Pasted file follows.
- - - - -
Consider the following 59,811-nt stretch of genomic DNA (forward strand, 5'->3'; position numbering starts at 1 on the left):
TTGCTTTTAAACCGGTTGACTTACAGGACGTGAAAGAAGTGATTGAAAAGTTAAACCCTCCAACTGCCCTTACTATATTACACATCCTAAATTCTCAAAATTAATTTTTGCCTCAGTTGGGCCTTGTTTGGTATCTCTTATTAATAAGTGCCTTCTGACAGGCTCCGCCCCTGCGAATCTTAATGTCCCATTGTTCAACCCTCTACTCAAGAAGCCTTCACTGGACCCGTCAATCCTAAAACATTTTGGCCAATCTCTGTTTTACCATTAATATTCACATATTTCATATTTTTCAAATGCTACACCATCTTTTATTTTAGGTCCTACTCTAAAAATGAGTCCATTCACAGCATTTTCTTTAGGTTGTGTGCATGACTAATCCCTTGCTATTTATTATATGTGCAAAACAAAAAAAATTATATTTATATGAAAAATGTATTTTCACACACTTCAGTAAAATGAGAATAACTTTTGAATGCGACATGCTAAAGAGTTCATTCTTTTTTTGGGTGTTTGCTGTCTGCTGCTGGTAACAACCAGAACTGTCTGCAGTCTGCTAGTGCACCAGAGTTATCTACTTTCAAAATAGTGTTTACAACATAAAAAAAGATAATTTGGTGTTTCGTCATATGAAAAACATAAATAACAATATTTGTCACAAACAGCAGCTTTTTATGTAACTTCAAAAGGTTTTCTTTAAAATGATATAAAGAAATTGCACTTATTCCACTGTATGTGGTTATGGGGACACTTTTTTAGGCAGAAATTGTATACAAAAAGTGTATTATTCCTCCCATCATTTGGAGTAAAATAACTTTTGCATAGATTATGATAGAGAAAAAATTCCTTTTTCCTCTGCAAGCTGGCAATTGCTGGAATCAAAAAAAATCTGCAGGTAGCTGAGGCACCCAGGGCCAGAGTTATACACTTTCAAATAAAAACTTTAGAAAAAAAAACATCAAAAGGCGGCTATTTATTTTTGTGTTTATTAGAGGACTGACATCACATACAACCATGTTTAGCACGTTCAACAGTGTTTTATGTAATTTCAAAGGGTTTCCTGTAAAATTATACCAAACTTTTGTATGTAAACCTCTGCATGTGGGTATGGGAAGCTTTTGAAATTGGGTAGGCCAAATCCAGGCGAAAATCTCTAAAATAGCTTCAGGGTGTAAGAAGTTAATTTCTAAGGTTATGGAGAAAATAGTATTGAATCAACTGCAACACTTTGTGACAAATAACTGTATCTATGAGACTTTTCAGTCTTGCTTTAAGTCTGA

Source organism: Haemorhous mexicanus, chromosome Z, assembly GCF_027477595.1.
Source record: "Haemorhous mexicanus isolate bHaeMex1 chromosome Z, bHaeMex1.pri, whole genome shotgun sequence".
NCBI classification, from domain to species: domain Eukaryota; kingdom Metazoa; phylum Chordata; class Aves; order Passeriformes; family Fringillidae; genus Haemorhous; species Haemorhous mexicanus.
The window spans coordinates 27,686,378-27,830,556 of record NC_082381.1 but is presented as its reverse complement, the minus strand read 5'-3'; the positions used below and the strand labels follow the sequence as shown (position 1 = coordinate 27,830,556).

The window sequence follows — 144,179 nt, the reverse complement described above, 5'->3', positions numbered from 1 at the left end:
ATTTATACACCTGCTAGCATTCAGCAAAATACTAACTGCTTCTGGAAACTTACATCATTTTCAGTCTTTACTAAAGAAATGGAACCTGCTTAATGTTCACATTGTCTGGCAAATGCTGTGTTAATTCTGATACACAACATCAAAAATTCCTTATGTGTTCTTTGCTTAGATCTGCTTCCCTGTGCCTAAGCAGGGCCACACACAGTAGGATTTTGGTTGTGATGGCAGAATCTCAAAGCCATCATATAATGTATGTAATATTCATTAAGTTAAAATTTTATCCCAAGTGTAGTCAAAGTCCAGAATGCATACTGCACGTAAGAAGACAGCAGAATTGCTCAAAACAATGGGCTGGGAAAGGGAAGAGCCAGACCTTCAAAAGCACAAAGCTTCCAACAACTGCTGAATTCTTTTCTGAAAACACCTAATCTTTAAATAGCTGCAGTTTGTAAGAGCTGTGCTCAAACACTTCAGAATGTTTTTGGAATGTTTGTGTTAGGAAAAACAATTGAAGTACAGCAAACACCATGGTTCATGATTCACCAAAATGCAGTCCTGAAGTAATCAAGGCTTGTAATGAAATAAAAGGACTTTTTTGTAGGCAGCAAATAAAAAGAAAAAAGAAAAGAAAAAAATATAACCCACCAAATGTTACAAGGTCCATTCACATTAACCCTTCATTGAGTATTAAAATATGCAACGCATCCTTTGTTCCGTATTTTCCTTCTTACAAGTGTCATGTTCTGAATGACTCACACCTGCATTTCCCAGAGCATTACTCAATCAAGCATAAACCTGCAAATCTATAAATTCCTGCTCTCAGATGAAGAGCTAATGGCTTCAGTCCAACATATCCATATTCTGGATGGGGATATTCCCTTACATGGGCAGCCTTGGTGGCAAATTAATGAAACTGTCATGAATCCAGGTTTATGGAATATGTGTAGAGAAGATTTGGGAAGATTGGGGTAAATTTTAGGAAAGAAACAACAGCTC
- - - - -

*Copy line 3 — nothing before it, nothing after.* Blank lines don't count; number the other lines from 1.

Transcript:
Source organism: Haemorhous mexicanus, chromosome Z, assembly GCF_027477595.1.